To plan your future it’s good to know where you have come from. I’m not talking about being at uni, then popping into Sainsburys on your way back home; I am talking about ancestry.

If you don’t know much about your family history, you may be missing out. Take it from a guy who really didn’t give a damn, but now finds the whole subject rather fascinating. My grandmother is the matriarch of the family (Amazing cook, big country estate and a wealth of knowledge of all things WW2 related) and she is the go to person to as about the various offshoots of family we have all over the country. Simple questions about “Old Uncle Robert” divert off into stories about “that woman”, who stole the second cousin removed away from the family of the auntie who was left on the doorstop of my great great grandmothers house. It’s these complications that led me to simply zone out when I was younger and pay more attention to the three beautiful labradors she owns. However, as I grew older I found that the family history crept back into my life, namely because my mum took it upon herself to create a document that chronicles the entire history of our clan. I shrugged this off as something that would be too much hard work and she would (hopefully) give up on, but ten years on and this document is pretty monstrous, and incredibly detailed.

So everyone wishes they were descendants of royalty or someone really famous.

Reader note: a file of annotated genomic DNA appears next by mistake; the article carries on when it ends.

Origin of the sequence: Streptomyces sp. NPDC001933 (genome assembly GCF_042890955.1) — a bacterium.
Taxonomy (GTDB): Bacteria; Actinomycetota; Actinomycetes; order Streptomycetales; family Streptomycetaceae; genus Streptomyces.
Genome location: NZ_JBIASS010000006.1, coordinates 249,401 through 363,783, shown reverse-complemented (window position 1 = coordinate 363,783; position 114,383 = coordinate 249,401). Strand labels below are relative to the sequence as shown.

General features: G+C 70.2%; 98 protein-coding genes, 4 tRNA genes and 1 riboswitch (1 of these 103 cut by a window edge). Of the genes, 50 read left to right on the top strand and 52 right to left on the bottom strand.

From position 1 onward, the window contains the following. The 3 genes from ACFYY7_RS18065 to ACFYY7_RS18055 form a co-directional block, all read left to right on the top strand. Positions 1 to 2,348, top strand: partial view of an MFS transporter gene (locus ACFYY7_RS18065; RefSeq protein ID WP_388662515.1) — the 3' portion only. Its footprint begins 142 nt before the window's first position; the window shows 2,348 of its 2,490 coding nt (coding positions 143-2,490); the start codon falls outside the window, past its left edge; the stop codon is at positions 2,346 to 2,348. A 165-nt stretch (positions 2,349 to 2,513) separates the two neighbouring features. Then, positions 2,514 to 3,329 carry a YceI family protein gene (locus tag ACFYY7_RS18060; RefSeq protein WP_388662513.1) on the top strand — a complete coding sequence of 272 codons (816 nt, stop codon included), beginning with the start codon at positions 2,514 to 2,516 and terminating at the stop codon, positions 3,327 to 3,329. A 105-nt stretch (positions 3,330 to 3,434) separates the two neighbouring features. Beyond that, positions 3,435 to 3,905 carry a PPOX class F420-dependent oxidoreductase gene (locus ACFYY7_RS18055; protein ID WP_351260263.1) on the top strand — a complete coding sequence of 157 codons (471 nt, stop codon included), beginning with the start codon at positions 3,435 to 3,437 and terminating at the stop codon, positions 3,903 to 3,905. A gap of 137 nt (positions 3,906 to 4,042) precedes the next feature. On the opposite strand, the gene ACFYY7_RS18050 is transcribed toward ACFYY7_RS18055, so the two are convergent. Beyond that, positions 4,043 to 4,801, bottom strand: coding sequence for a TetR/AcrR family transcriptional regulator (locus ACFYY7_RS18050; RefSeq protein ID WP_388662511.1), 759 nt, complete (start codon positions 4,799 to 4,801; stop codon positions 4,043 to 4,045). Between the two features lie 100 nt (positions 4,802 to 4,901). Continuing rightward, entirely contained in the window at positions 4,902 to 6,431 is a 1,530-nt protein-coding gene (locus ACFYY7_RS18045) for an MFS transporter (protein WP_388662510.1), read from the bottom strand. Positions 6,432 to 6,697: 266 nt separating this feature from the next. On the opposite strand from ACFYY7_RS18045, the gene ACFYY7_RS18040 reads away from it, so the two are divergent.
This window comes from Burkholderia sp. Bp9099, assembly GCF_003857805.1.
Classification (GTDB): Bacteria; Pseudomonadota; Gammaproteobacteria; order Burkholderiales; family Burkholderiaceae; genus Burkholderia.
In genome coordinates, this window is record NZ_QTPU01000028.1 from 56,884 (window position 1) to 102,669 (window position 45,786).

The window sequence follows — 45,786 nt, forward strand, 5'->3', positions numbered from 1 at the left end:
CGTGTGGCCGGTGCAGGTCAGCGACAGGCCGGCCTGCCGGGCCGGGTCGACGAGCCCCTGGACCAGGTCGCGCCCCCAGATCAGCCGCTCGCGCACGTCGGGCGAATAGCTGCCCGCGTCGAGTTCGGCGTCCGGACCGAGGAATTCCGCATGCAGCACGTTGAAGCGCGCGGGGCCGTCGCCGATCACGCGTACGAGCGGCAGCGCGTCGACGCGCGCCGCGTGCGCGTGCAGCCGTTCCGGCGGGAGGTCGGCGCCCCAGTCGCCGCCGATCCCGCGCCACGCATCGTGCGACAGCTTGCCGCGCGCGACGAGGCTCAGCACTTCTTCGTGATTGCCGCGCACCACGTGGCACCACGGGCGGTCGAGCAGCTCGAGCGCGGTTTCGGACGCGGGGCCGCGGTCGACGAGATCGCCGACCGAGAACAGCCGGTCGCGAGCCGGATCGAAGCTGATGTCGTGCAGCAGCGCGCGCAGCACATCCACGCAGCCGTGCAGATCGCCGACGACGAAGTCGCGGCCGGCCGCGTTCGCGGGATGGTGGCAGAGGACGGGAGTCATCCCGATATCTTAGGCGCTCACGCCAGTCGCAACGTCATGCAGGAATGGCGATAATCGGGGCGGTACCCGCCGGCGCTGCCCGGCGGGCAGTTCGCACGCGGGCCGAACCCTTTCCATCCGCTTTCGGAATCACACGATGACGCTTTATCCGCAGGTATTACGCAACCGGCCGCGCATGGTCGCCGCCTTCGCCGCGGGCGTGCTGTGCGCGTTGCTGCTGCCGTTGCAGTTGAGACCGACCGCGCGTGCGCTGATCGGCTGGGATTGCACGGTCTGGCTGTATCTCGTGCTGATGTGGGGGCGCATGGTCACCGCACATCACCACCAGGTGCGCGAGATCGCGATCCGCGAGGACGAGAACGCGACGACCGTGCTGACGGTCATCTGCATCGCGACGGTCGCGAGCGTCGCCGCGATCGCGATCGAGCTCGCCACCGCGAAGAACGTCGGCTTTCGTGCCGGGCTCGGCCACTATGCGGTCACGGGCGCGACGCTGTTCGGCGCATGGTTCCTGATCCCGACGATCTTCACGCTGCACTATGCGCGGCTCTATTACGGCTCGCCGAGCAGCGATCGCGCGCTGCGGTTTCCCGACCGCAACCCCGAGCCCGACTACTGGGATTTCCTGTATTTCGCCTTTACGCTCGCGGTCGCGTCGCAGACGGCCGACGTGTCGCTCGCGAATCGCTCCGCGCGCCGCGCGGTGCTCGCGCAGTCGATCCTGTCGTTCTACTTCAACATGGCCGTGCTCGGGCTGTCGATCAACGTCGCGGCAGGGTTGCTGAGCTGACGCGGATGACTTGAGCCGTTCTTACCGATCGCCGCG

I am not.

In fact I am descended from river gypsies, farmers and murderers. Not the best thing to bring up in polite conversation, but I have in awkward situations, and it’s gone down a treat.

My mother likes to point out two amazing facts that I do use in polite conversation, and partly I believe explains why I am the way I am. Firstly one of my ancestors was the last woman in the UK to be hung for arson. As my grandmother remarks “this was a dark day in our family”, and although it’s rather impressive, the arsonist failed to kill the people she was trying to burn alive at the time, so she is seen as somewhat of a failure. Secondly way back in my family history (like great great great great grandfather time) there was a case when a brother married his sister. At the time a lot of my family had the same names (fathers would name sons after themselves for some odd reason), so my mother has tried to find evidence that perhaps they weren’t siblings. However looking at how crazy my family are I have no doubt that that was the case.

Therefore I am incredibly British.

To the extent of being inbred.

Fabulous party conversation starter.

So there you have it, family history can be interesting, and you can learn odd and horrifying facts that you never needed to know. If you want to trace your family then check out Find My Past which help you and others to discover all about your ancestry.

It may seem like a daunting task, but the positives outweigh the negatives. Remember how you had no interesting facts to say at that dinner party…

About The Author

PR & Marketing Manager

I'm the Editor of MouthLondon, with a specific control over our Online features and implementation. As a Film graduate with a particular interest in Scriptwriting, Production and Cinema, I enjoy making films with plans to make it my full time job.

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